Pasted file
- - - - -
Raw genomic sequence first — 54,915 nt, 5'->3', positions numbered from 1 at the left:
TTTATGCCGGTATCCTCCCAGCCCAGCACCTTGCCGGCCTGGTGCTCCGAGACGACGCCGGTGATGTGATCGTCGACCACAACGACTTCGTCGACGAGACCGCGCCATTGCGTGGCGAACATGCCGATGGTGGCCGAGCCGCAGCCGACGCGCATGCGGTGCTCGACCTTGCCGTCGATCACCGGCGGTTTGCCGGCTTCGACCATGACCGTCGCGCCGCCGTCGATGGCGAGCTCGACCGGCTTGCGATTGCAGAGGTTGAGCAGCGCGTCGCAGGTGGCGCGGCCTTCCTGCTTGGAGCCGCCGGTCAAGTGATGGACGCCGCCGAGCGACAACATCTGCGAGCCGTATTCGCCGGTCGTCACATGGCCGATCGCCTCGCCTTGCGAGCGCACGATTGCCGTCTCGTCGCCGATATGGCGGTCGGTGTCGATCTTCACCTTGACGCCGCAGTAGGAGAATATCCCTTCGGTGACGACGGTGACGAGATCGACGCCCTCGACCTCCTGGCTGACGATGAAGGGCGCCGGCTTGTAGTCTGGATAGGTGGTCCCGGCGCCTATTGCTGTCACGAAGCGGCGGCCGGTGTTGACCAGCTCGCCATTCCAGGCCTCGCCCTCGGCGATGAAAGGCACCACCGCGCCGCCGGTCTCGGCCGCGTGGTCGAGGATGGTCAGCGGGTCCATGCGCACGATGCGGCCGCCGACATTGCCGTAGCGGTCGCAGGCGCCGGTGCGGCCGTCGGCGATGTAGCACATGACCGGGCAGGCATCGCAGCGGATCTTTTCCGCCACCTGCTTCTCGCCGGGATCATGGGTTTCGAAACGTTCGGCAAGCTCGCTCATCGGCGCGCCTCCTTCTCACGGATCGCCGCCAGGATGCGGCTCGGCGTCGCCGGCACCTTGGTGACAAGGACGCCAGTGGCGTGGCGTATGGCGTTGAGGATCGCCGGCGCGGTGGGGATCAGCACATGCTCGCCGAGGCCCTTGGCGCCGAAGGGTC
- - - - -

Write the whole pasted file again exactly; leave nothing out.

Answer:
Raw genomic sequence first — 54,915 nt, 5'->3', positions numbered from 1 at the left:
TTTATGCCGGTATCCTCCCAGCCCAGCACCTTGCCGGCCTGGTGCTCCGAGACGACGCCGGTGATGTGATCGTCGACCACAACGACTTCGTCGACGAGACCGCGCCATTGCGTGGCGAACATGCCGATGGTGGCCGAGCCGCAGCCGACGCGCATGCGGTGCTCGACCTTGCCGTCGATCACCGGCGGTTTGCCGGCTTCGACCATGACCGTCGCGCCGCCGTCGATGGCGAGCTCGACCGGCTTGCGATTGCAGAGGTTGAGCAGCGCGTCGCAGGTGGCGCGGCCTTCCTGCTTGGAGCCGCCGGTCAAGTGATGGACGCCGCCGAGCGACAACATCTGCGAGCCGTATTCGCCGGTCGTCACATGGCCGATCGCCTCGCCTTGCGAGCGCACGATTGCCGTCTCGTCGCCGATATGGCGGTCGGTGTCGATCTTCACCTTGACGCCGCAGTAGGAGAATATCCCTTCGGTGACGACGGTGACGAGATCGACGCCCTCGACCTCCTGGCTGACGATGAAGGGCGCCGGCTTGTAGTCTGGATAGGTGGTCCCGGCGCCTATTGCTGTCACGAAGCGGCGGCCGGTGTTGACCAGCTCGCCATTCCAGGCCTCGCCCTCGGCGATGAAAGGCACCACCGCGCCGCCGGTCTCGGCCGCGTGGTCGAGGATGGTCAGCGGGTCCATGCGCACGATGCGGCCGCCGACATTGCCGTAGCGGTCGCAGGCGCCGGTGCGGCCGTCGGCGATGTAGCACATGACCGGGCAGGCATCGCAGCGGATCTTTTCCGCCACCTGCTTCTCGCCGGGATCATGGGTTTCGAAACGTTCGGCAAGCTCGCTCATCGGCGCGCCTCCTTCTCACGGATCGCCGCCAGGATGCGGCTCGGCGTCGCCGGCACCTTGGTGACAAGGACGCCAGTGGCGTGGCGTATGGCGTTGAGGATCGCCGGCGCGGTGGGGATCAGCACATGCTCGCCGAGGCCCTTGGCGCCGAAGGGTC